Yep, we’re open on Thanksgiving night and you’re welcomed. After the turkey, the fixings and the football, we here for an epic jam session. Bring your talent, bring your family, bring your instrument, bring your clapping hands, and join the fun. Hosted by club owner Tamara Fuller. And entry is only $5.00 per person– our holiday gift to you!
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That’s right–they’re so stupendously tight that we’re bringing them back for one…more…night! This is your last chance this weekend to catch Curtis Lundy, Cyrus Chestnut and Victor Jones again, even if you’ve already had your first delicious taste.
The cost? That’s completely up to you. Your donation is required and greatly appreciated. Proceeds go to the Howard University Alumni Association.
Just call us at 855.5.VELVET and tell us your name, your show time, and how many seats you are reserving. BE SURE to call us with your information so that we can reserve your seats!
Join us THIS Sunday for lotsa love and great music!
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Fan favorites Roman Street are returning to the Velvet Note in August!
Roman Street is an acclaimed instrumental band, consisting of brothers Noah and Josh Thompson, sometimes accompanied by drums and bass. Their music is usually described as jazz fusion, although it ranges from classical to Latin and Nuevo Flamenco.
They play venues around the world, having opened for acts such as Ziggy Marley, Maroon 5 and George Benson. You can check out their last appearance here at the Velvet Note in 2020 in the video below:
When we opened The Velvet Note in 2012, I often asked myself the question, “Whose job is it to promote our shows?” I sincerely hoped the answer would be, “Not yours, Tamara.” After all, hadn’t I come up with the concept, invested my own money, built the club from scratch, designed the decor and interiors, and taken the risk of location and size? Didn’t I spend countless hours doing accounting, finance, taxes, contracts, and website management? Didn’t I book the artists, choose the menu, create the recipes, buy the food and booze, obtain the endless licenses necessary to operate, recruit, hire and manage the staff, and open and close the doors each night? Please oh please oh please, let the job of show promotion be anyone’s responsibility other than mine!
Unfortunately, this was not the answer. There was no answer. Artists and venue owners throughout the industry seemed divided or unsettled on the issue. Poignant contemplation on the subject matter had been published in national articles, with no commonly-held conclusion reached. After years of frustration and anger, I finally decided that whose job it was was completely irrelevant, and that if I wanted the privilege of sitting down with a $10 glass of wine (or a $3.99 slice of pizza) and watching 100-plus years of accomplished musical experience perform in front of my eyes, it might not be my job, but I had better make sure that the promotional job got done.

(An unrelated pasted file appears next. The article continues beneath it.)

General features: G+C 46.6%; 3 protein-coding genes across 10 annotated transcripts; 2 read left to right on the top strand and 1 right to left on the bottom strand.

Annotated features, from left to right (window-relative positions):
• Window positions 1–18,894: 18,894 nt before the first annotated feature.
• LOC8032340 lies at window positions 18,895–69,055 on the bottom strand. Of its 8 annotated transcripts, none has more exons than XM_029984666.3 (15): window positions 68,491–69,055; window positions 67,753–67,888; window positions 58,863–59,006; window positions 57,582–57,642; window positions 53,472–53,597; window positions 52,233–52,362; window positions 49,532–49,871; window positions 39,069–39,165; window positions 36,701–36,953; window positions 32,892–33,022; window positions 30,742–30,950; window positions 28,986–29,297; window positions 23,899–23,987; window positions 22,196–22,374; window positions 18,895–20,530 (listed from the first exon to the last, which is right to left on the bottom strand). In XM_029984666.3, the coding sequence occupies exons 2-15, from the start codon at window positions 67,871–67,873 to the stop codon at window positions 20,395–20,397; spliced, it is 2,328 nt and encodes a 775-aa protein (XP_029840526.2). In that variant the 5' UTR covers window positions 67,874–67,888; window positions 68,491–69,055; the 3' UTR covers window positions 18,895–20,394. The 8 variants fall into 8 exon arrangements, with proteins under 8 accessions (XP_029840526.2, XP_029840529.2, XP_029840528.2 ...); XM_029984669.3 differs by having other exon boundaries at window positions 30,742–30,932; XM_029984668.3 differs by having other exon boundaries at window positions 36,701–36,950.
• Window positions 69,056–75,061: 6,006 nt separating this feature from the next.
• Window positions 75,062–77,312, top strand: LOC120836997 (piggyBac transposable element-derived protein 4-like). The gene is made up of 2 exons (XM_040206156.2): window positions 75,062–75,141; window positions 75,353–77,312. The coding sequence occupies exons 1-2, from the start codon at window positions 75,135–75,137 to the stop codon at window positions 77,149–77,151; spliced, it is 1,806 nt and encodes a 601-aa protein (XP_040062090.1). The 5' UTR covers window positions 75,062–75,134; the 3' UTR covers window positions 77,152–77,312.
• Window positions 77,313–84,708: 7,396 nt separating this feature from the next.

And then, I had to face an inconvenient truth: I didn’t know how to do it.
Yep. I had to admit to myself that the reason I kept asking whose job it was was that I didn’t know how to effectively promote a show. If I had, I would have been doing it instead of trying to find someone else to do it. And when I say “effectively promote”, I also mean “cost-effectively”. Anyone can spend $1000 and throw up a Hail Mary that will probably pay off. But having a budget of..say…$20, crossing my fingers and hoping customers would come simply wasn’t enough. Ms. Know-It-All-or-Figure-it-Out had forgotten to take a digital marketing class, or even learn the basics of Facebook advertising. Was paying for a $7500 billboard more effective than calling 6 friends with large email lists? I didn’t understand Twitter or Instagram, and I couldn’t conceive of the logic behind SnapChat. And most of all, I doubted that any of it would work, even if I figured it out. As a representative of my target market, I do not sit in front of social media all day, waiting for someone to tell me where to go for entertainment. Why should I expect anyone else to do so?
Fortunately for our club, The Velvet Note has featured many, many artists who are very good at promoting themselves and who fill all of the seats when they perform. Artists such as singer Karla Harris, saxophonist Dwan Bosman, singer/actress Toni Byrd, guitarist George Price, saxophonist Kenyon Carter (list goes on and on) were essential–from day one–in helping us to grow a club that can make money and have great talent on stage too. At some point, I stopped getting so frustrated with the artists and started paying attention to what they were doing. I watched them, asked questions, picked their brains, counted their seats, followed their pages, and years later, they–and a slew of other artists–have taught me a great deal about what any artist must do to successfully fill seats. For each and every show, we know that we must pick up where they leave off and carry the ball over the goal line. It has taken a while, but I think we’ve finally figured some of it out. Artists and venues whose shows consistently sell out share a definitive set of qualities, behaviors and actions in common. It’s not easy, but it is achievable and repeatable. Whether you are a venue, a musician, a promoter, or a fan-bassador, show promotion might not be your job, but it is certainly in the rational self-interest of anyone who wants to enjoy a world in which live music flourishes.
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Woo. I received the following text message this weekend:
[Names changed to protect the adorable] “Hi Tamara…I asked Mary on a date, and the only place she wanted to go was The Velvet Note. Coming to the 9:30 show. Please make me look good (I know you will). See you soon! “
Now John and Mary have been married for over 20 years, so asking her on a date and being genuinely anxious about the outcome is…well…unusual. And beautiful. You see, John (fierce, hot shot lawyer by day) is wooing his wife, as if she’s not a sure thing. He’s not taking her for granted. And Mary is flirty and giggly and feels like she is in love, which she is. And it’s all happening in everyday life. Go ahead and try it. Ask her if you can bring her lunch today…right in the middle of her speech preparation. Tell her you’d enjoy doing that for her. You can start wooing right now. Who? You.